Mandatory sex-assault-prevention training part of plan.
Mandatory assault prevention training, increased lighting on campus, additional support faculty and a comprehensive website are all part of a roughly $390,000 new plan to boost safety at the University of Utah.
The strategy, based on the recommendations of a campus safety task force, was presented to members of the U. board of trustees Wednesday and approved by U. President David Pershing.
It calls for $388,000 to be spent on safety enhancements, including an online sexual assault awareness course that will be required of all students and newly hired campus employees; an additional victim advocate at the university’s Center for Student Wellness; and the promotion to full-time status for the Women’s Resource Center staff counselor.
“There is no place for violence, sexual harassment or sexual assault at the University of Utah,” Pershing said in a statement. “It is a high priority for me and all the members of my administrative team to do all we can to support those who experience trauma — in any form — and at the same time, to promote awareness of and educate campus community members about our expectations for campus culture.”
Pershing created the task force in January, citing “crime on campuses around the country” and after backlash from students and community members concerned about the university’s response to instances of sexual assault.
Following one of those instances — an alleged Halloween rape of a student in the Merrill Engineering Building — Pershing distributed a campuswide email in which University Police Chief Dale Brophy stated there was no proof the attack occurred. “We are not calling into question that this person may have experienced something terrible at some point in her life,” Brophy said, “but we are not able to find evidence that a crime occurred at the place, date and time reported.”
Michele Ballantyne, associate general counsel for the U. and co-chairwoman of the task force, said mandatory training will include information on reporting assaults and available campus resources, as well as bystander prevention instruction and guidance on affirmative consent.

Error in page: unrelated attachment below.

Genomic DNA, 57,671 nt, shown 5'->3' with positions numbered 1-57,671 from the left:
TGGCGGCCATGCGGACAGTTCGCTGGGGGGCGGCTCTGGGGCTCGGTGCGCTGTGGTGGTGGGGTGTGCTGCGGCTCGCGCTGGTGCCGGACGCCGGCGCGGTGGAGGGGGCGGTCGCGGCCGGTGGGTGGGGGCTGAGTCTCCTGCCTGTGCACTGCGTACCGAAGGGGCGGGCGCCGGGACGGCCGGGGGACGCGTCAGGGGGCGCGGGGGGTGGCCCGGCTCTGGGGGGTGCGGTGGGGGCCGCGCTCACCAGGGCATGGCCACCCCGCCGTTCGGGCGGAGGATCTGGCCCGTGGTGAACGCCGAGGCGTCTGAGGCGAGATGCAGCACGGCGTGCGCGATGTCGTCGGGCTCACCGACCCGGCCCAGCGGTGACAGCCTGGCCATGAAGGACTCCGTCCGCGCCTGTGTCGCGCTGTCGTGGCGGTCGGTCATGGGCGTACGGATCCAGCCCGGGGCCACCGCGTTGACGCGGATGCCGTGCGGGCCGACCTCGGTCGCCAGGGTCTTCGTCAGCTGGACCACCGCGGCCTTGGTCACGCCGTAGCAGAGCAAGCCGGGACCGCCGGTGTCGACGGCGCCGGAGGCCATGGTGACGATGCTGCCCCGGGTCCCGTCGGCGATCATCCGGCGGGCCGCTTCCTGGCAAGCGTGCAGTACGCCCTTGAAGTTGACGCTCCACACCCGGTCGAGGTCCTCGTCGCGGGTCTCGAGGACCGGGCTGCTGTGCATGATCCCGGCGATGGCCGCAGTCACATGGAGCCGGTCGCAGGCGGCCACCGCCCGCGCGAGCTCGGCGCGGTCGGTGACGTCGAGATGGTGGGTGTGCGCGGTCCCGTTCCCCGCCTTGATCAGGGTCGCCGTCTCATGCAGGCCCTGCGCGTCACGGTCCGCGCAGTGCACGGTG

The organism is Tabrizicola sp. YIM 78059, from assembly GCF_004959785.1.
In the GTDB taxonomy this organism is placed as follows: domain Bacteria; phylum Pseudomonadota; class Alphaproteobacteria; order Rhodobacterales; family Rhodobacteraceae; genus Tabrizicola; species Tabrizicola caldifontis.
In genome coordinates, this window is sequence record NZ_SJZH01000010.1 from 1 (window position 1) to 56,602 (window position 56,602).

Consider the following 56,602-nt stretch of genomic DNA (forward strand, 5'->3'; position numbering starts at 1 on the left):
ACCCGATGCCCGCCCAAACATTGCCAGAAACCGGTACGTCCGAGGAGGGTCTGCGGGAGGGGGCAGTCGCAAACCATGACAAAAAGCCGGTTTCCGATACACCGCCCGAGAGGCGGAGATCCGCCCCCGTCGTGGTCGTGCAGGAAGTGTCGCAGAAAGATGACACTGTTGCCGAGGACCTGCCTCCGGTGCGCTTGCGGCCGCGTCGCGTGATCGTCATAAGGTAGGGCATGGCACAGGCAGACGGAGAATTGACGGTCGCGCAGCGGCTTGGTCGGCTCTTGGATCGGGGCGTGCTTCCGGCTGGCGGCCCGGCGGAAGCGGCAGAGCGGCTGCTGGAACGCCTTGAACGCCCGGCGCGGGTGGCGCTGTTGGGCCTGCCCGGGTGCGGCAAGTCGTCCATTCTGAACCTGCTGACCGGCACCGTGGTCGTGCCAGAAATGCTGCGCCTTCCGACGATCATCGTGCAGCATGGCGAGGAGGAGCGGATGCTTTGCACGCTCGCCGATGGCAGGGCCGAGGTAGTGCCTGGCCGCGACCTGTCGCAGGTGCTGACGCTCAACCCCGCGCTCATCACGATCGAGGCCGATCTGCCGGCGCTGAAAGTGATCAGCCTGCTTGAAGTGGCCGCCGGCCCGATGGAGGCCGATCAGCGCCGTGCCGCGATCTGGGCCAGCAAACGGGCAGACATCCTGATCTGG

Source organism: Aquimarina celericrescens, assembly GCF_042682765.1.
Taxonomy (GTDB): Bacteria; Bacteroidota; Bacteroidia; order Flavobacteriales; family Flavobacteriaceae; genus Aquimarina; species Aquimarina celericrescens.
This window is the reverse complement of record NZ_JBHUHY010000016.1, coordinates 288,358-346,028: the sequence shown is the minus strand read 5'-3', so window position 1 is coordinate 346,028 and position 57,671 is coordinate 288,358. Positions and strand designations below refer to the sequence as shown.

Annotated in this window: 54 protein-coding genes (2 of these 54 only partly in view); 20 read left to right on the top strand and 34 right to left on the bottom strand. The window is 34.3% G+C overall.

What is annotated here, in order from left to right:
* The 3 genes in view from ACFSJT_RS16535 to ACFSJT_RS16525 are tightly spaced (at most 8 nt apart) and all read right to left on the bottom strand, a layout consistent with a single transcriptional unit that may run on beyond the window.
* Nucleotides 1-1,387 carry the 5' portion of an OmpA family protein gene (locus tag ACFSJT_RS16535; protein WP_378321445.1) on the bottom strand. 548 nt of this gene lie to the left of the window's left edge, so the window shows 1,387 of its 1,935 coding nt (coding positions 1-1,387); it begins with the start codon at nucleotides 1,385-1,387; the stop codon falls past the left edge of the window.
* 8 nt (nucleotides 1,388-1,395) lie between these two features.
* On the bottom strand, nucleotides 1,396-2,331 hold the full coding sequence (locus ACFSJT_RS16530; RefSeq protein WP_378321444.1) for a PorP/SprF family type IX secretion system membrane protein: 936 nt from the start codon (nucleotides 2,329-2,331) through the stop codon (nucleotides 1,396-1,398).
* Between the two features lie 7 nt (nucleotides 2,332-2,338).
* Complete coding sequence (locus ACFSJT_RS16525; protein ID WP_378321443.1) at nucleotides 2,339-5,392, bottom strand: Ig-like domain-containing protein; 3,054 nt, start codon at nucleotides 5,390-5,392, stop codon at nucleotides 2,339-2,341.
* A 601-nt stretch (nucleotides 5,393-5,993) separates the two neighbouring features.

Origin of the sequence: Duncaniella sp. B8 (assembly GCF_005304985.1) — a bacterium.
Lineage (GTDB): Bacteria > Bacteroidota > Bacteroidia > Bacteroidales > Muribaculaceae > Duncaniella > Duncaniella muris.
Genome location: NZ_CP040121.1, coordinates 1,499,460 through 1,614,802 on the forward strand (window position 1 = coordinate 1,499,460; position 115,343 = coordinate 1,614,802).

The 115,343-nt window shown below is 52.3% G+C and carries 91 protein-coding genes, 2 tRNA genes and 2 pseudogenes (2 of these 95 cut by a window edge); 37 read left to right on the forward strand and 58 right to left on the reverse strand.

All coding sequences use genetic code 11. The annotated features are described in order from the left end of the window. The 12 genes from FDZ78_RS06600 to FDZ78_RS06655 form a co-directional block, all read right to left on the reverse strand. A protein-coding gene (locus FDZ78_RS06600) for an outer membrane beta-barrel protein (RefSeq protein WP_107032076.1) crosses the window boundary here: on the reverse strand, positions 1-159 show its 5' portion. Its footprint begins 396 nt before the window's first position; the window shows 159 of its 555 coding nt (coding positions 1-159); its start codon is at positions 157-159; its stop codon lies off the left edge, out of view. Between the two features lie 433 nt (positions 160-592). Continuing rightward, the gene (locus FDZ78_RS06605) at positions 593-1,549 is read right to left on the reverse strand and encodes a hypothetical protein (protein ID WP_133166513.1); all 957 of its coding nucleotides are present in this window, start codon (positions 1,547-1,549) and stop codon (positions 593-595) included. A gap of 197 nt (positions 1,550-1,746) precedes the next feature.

That type of training is increasingly common at U.S. universities, Ballantyne said, and a necessary part of shifting campus culture.
“Consent always has been the standard,” she said. “But really, it is affirmative, unambiguous consent and it is important for students to understand that.”
The task force recommendations also include a one-year awareness campaign to promote a new website, described as a centralized source of information on the reporting and prevention of sexual assault, with additional tabs for emergency and physical safety, campus climate and diversity and training resources.
Ballantyne said the task force will continue its work as university administrators enact its recommendations and look for further actions to enhance campus and student safety.
The changes come during a search for a new president to replace Pershing, but Ballantyne did not anticipate the transition to new leadership to diminish support for the task force’s efforts.
“Every president will have his or her priorities, but this is really a nationwide concern,” she said. “You can’t achieve perfection in four months, of course. We do want this conversation to continue.”
Pershing thanked the task force for its work on Wednesday, while describing the recommendations as “solid first steps.”
“Over a few short months, they accomplished much,” Pershing said. “Is our work complete? No, there is more to do to strengthen safety on our campus and support the needs of those who have experienced trauma.”